Which face of the Greek electorate will show up at the polls next Sunday in the second general election within six weeks? The angry, petulant, anti-everything voters who cast their votes for the extreme left and right in a fury of protest against the so-called ‘establishment’ blamed for bringing humiliation and poverty to Greece? Or will the slightly more sober side of Greece, afraid of being isolated and scorned outside the Euro, hold its nose and vote for the charisma-challenged Antonis Samaras and the other parties ostensibly in favour of maintaining the tough reforms required to keep Greece in the Euro?
|Will This Greece Win ?|
|Tourists Are Choosing The Baltic Over This|
While the politicians dither the economic situation deteriorates rapidly. The country is running out of money. Unemployment is at record levels with the proportion of young people without jobs topping 50%. Banks are paralyzed, and most sources of liquidity have dried up. Tourism bookings are dropping like a stone with many Europeans deciding that the North Sea or Baltic beaches are suddenly more attractive than Mykonos or Santorini.
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Syriza’s cunning plans for breathing life into the comatose Greek economy range from unwinding all the half-hearted reforms made to date to increasing taxes on the rich and the shipping companies. Syriza conveniently ignores the fact that the rich and the shipping companies are much smarter than politicians and will always stay at last three steps ahead. Essentially, Syriza wants to maintain the very system that brought Greece to its knees. The only difference is that Syriza people would be in charge of the patronage.
New Democracy and its supporters don’t really have much to say, but thunder on anyway about the disastrous consequences of leaving the Euro. They say that only they can achieve the unachievable – have the creditors moderate the terms of the reform program and keep Greece in the single currency. Left unsaid in the New Democracy campaign is the humiliating reality that northern European technocrats will continue to exert enormous influence on the Greek economy and public administration.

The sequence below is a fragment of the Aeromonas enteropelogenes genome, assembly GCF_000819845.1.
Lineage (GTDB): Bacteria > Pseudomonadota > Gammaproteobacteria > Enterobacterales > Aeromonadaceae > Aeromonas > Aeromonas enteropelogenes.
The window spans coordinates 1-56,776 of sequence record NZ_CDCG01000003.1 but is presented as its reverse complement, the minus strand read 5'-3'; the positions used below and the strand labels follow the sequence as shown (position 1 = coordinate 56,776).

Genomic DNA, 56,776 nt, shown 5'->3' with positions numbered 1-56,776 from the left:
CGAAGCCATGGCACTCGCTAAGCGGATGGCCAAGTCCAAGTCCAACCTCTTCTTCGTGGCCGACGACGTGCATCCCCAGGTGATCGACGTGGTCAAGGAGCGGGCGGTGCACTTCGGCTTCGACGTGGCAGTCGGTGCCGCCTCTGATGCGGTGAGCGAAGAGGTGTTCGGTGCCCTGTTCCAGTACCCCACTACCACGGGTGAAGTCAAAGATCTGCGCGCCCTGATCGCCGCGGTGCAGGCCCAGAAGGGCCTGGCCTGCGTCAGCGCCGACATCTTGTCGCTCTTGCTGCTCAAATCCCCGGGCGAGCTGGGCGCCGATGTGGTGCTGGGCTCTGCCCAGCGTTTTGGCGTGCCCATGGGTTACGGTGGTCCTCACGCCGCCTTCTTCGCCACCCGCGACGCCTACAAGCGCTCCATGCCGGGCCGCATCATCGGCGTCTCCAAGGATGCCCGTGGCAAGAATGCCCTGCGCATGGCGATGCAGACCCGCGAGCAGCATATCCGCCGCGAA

The extremist parties have no real program other than yelling invective at each other, throwing glasses of water, and getting into slug-fests on television. The head of the neo-Nazi Golden Dawn party was quoted as saying he really didn’t believe in elections in the first place, and that they haven’t done any good for Greece.
|Political Debate Greek Style|
International economists, like an ancient Greek chorus, offer a steady drumbeat of unsolicited advice. Most of them think Greece should leave the Euro and take its chances with the drachma. This might work if Greece had anything to export or had the industrial infrastructure to replace expensive imported goods with domestic goods. But it doesn’t. Other pundits wring their hands in desperation and moan that Europe really ‘should do something, anything’ to keep the grand Euro dream from becoming a nightmare. Unfortunately, they don’t really have a clear idea about exactly what should be done, or what could be done given the political realities of the European Union.
|Will The Drachma Return?|
There is another theory that says Greece would benefit from a total collapse that would force the entire system to be rebuilt from the rubble. As one Greek friend pointed out, the problem with this theory is who, exactly, would do the rebuilding. There is no obvious or credible alternative to the discredited existing political establishment.
Is there room to re-negotiate any terms of the existing program? The Germans continue to talk tough, but could this change slightly after the elections? The head of the IMF, Christine Lagarde, had a good point that may gain some traction. Her idea was to ease up on the budget cuts and give priority to the structural reforms that must be changed if the Greek is to have a chance to grow. Maybe there is room to shift the priorities of the program and stretch out the savings program to ease the immediate pain.
The May 6 election seemed like a wake-up call for many Greeks. They were driven to the edge and didn't like what they saw in the abyss. This is their chance to pull back and return to the hard, long-term task of reforming their beautiful country.